By Sarah Coyne
JOPLIN, Mo. —
My husband and I knelt before the bathtub watching a pair of silly, soapy sisters play. I saw by the slump of his shoulders that his back ached. Mine did, too.
What was once a sweet bedtime ritual had become a looming behemoth on our evening schedule.
Bath time with one toddler used to be a quick chore. With a toddler and a preschooler, it became orchestrated chaos.
With a baby, a preschooler, and a grade-schooler, it morphed into something terrifying that we both avoided until our conscience required us to throw the children into some combination of soap and water.
After the kids were tucked into bed, we collapsed on the couch to bemoan the work of bath time.
“Man, I can’t wait for the day when the kids are old enough to bathe themselves,” my husband said. I would have been affronted by his lack of dutiful cheer had I not been harboring the same bath time resentment.
“I know,” I said. “But I wonder when that will happen?”
The question hung in the air while I pictured the possibility in my mind. My husband and I would cheerfully announce, “Time for showers!” and compliant kids would skip down the hall to their task. Water would run, hair would be washed, soap would be used and none of it would be done by us.
“Well, the big girls, maybe,” he said. “What if they can do that right now?”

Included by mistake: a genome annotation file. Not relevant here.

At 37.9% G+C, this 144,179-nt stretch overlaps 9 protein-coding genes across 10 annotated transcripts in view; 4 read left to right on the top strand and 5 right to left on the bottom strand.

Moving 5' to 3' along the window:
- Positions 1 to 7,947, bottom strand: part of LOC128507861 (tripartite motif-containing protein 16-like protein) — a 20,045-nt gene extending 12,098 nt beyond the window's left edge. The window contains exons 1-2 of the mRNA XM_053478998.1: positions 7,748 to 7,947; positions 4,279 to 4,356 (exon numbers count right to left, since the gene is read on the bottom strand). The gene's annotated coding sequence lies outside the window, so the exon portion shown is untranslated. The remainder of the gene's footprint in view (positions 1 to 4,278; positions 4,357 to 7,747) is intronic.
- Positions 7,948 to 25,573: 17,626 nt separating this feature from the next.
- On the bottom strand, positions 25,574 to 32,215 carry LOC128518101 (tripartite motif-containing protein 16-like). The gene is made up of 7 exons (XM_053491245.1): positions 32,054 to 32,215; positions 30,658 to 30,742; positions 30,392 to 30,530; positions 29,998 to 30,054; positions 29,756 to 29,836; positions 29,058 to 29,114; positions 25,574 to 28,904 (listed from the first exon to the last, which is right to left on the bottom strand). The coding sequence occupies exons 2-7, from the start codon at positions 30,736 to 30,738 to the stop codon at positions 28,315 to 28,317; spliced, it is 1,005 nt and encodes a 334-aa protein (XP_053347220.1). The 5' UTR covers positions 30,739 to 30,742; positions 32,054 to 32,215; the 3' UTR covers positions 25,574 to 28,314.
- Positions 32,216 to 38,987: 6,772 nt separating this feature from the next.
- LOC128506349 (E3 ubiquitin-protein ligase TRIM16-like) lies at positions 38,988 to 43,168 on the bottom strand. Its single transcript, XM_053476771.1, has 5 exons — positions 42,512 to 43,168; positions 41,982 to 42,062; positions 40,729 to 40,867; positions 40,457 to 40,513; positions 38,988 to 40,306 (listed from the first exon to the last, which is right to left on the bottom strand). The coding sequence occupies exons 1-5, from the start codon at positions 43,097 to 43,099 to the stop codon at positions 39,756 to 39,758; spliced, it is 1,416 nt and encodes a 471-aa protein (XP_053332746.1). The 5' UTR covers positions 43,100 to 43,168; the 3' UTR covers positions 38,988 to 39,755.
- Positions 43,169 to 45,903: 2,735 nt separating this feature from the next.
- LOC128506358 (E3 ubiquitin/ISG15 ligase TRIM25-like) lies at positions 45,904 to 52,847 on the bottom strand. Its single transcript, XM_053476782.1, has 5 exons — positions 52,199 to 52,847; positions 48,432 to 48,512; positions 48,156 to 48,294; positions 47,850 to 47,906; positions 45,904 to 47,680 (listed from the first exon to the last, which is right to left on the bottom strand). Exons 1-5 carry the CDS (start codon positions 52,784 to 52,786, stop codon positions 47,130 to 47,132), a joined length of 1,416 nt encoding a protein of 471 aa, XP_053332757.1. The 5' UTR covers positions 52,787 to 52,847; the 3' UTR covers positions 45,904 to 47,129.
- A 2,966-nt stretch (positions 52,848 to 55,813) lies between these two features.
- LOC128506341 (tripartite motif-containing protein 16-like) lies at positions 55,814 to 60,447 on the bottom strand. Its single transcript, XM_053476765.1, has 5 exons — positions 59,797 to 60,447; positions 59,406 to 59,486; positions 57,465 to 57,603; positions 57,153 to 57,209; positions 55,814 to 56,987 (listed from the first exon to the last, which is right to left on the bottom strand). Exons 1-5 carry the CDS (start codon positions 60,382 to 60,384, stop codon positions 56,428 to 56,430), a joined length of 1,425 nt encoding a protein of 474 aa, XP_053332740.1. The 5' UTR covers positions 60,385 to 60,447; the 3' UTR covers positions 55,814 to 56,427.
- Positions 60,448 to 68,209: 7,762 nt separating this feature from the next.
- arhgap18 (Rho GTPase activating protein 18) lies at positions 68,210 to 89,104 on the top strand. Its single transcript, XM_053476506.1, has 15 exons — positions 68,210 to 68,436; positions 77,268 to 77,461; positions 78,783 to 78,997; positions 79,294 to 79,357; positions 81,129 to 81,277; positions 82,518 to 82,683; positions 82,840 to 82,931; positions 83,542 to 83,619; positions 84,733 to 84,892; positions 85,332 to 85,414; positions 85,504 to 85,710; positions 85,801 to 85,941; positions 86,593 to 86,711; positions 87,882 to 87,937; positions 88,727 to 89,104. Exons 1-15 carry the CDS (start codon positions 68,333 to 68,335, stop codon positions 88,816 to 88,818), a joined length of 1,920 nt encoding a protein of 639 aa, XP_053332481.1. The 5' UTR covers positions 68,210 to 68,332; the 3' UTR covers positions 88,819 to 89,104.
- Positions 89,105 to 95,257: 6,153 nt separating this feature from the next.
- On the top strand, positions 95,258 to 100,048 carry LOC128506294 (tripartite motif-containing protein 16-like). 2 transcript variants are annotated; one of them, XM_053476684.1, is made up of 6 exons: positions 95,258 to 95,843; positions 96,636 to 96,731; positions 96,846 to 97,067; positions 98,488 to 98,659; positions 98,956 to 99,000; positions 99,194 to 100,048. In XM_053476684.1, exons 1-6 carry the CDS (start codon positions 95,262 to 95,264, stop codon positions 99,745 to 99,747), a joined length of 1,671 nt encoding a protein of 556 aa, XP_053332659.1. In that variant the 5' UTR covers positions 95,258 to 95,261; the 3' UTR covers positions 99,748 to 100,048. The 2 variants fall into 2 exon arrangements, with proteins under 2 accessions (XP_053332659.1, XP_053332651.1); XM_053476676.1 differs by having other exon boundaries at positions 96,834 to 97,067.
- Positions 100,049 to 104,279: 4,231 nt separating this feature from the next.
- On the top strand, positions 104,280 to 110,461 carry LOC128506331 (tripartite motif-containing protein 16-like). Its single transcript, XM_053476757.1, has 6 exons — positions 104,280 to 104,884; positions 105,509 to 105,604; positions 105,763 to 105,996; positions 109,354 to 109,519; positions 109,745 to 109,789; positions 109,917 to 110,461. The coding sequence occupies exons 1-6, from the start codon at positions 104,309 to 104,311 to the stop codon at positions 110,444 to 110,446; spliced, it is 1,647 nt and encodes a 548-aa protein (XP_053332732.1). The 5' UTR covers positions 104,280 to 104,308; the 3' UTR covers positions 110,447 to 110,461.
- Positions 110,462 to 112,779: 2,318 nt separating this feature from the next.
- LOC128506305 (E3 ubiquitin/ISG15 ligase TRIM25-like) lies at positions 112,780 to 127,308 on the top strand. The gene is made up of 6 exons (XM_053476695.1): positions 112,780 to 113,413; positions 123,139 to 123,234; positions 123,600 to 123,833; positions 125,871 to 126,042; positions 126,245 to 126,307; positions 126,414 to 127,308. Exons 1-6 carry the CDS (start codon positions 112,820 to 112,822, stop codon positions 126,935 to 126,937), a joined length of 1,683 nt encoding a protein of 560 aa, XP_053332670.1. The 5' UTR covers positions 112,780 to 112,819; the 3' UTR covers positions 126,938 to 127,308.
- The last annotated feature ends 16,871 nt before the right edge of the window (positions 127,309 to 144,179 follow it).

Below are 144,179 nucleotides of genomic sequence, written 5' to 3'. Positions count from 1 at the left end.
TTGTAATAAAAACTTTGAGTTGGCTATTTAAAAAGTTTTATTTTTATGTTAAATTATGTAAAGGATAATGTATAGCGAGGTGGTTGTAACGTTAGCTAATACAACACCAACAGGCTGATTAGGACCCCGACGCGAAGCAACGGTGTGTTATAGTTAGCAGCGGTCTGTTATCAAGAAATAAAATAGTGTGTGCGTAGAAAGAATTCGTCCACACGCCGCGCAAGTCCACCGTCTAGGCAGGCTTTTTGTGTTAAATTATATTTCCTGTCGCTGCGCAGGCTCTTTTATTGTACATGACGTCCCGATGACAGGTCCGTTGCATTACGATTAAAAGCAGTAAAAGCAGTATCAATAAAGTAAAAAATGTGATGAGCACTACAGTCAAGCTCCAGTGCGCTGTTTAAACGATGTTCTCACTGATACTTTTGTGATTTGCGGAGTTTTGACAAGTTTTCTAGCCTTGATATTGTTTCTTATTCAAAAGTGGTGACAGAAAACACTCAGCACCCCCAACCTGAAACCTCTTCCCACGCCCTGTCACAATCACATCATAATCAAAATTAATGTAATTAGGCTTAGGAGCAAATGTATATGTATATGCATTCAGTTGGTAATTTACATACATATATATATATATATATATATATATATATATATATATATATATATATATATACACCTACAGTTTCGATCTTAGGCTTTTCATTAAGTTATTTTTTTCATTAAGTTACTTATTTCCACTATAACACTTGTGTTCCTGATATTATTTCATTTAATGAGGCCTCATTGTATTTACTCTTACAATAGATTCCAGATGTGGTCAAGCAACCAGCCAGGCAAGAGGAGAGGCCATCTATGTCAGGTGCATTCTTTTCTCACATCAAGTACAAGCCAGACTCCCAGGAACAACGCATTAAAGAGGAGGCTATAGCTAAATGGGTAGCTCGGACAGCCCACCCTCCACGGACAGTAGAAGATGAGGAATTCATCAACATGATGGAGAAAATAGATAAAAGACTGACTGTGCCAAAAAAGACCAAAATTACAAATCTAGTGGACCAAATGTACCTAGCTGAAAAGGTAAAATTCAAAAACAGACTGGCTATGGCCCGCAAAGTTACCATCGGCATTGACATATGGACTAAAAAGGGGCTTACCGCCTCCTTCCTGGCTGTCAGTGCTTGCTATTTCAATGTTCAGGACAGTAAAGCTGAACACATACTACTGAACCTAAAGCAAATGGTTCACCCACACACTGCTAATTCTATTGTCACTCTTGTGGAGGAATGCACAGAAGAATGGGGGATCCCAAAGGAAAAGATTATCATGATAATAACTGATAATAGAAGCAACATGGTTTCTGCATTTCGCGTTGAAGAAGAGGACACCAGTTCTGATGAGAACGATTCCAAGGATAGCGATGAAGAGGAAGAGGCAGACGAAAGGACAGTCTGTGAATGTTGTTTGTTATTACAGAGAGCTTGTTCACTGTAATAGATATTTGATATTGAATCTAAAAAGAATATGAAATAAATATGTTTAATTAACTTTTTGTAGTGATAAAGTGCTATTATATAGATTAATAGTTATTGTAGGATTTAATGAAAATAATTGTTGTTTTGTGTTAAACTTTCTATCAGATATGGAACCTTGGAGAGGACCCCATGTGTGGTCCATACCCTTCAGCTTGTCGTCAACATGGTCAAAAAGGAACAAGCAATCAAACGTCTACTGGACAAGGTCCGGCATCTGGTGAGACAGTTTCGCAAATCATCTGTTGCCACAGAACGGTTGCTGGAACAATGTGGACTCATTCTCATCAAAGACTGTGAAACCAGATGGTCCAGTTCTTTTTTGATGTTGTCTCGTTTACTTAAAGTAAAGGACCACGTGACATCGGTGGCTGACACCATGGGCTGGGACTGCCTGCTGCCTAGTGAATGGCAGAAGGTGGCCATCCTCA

I looked at him sideways, doubt rolling from my knit brows.
“Seriously? They’ll have conditioner lodged in their hair for days,” I said. “Some places that really need to see soap might never see soap.”
“But what if that doesn’t matter? What if we didn’t have to kneel by the bath tub barking orders every time somebody needed to be rinsed or washed? What if learning how to bathe yourself is more important than a bad hair day?”
I considered the freedom such a thing would promise. We sat back in silence. It was a strange thought: The children we’ve bathed thousands of times might not need us to bathe them anymore.
It happens like this more often than I like to admit. As parents, we become so mired in the day-to-day tasks of caring for children that we forget a vital truth. We forget that we aren’t only here as caretakers Ñ we’re also here as teachers. During the transitions from babyhood to toddlerhood to preschoolerhood, the things they require of us go from being less about physical care and more about active teaching.
Whether it means standing beside the shower a few times to point out the particulars of self care, or keeping our hands tied behind our backs while our child makes a gouged, crummy mess of a peanut butter sandwich, we are here to teach. We are here to show methods, give encouragement and step aside while our kids gain skills.
We take tiny steps backward while our kids take tiny steps forward.
Sometimes they make a huge mess or ruin the thing entirely. Sometimes they get frustrated or angry. Sometimes they need more than moral support.
And all of that is OK, because it leads to the end goal of confident independence.
I smiled at my husband. “You know what? I think you’re right,” I said. “It’s time to let this one go.”
He stretched his feet onto the coffee table and rolled his shoulders. “Yes. I’ll teach them about soap, and you can teach them about wiping their backsides. Everybody wins.”
Sarah Coyne lives in Joplin. She writes about life and motherhood at her personal blog, http://thisheavenlylife. blogspot.com.